The new monthly U.S. drought outlook, out this morning, has good news for New Mexico:
But wait, I thought that idiot Fleck told us in Sunday’s paper that water managers were bracing for another dry year in New Mexico. What gives?
The question of who might be hurt and who will avoid the pain illustrates the complex nature of New Mexico water, where drought is no one big thing, but rather a series of little things, depending on the needs of each group of water users.
If you’re irrigating from a ditch off of Embudo Creek, collecting Sangre de Cristo snowmelt, you’ve got a decent shot at a reasonable runoff this year. If you depend on river runoff from Colorado, like my friend Steve Harris, who runs a river rafting operation in northern New Mexico? See that brown blob extending north of the border atop the headwaters of the Rio Grande? Yeah, not so good, sorry Steve. Steve lives in essentially the same place as the Embudo Creek irrigators, but his water needs are completely different.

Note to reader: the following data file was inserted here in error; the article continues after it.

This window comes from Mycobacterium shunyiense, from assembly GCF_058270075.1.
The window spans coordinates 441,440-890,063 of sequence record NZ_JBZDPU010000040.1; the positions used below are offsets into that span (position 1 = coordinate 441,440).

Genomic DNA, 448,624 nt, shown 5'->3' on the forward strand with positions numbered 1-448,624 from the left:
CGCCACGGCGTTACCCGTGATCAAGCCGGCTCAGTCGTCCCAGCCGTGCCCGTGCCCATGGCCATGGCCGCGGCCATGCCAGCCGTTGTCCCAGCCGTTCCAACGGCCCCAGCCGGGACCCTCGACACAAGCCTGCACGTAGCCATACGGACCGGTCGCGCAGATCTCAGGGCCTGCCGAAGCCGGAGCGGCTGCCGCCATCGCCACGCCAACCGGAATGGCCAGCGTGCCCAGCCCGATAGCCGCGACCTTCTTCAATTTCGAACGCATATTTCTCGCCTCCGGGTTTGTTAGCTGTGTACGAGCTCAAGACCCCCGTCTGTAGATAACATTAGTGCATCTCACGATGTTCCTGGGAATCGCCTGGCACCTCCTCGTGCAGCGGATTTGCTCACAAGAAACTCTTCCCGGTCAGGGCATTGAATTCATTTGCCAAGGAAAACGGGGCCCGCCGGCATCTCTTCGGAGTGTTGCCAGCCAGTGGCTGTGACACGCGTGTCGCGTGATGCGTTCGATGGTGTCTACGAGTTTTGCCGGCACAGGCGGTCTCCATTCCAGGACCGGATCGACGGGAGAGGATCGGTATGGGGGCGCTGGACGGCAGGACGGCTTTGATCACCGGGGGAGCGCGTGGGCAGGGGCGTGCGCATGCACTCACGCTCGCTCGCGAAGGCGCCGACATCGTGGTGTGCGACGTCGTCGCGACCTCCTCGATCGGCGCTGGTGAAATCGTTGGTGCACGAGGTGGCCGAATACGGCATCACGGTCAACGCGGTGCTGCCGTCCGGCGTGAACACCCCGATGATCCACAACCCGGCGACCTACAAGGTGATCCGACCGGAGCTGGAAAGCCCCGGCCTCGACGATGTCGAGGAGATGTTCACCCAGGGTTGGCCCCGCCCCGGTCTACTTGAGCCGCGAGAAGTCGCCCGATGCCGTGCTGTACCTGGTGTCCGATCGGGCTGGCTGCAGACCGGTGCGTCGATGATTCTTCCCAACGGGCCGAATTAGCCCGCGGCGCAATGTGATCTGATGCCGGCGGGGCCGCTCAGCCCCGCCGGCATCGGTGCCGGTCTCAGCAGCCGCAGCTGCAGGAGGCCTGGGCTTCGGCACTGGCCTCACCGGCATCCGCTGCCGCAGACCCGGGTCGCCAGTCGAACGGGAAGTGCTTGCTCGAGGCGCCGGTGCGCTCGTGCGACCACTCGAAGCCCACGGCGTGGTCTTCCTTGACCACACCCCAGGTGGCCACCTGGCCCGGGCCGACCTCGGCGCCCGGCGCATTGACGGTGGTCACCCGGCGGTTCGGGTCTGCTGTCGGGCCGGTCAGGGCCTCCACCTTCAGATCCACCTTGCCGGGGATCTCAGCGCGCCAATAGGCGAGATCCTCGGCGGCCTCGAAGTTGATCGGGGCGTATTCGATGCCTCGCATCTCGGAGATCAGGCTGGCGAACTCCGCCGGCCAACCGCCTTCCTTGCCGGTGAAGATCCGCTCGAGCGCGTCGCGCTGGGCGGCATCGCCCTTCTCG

If you’re the city of Albuquerque, you’ve got plenty in storage and groundwater to fall back on. You’ll be fine, regardless of the map color on top of you. If you’re growing onions in the Hatch Valley of southern New Mexico, the color of the map where you live also doesn’t matter, but in the other direction. No matter how green it gets, an empty Elephant Butte Reservoir and lousy snowpack to the north means another lousy irrigation season unless we get some monster snows between now and spring. Local rains in Albuquerque and Hatch can help at the margins, but are not determinative of local “drought” conditions.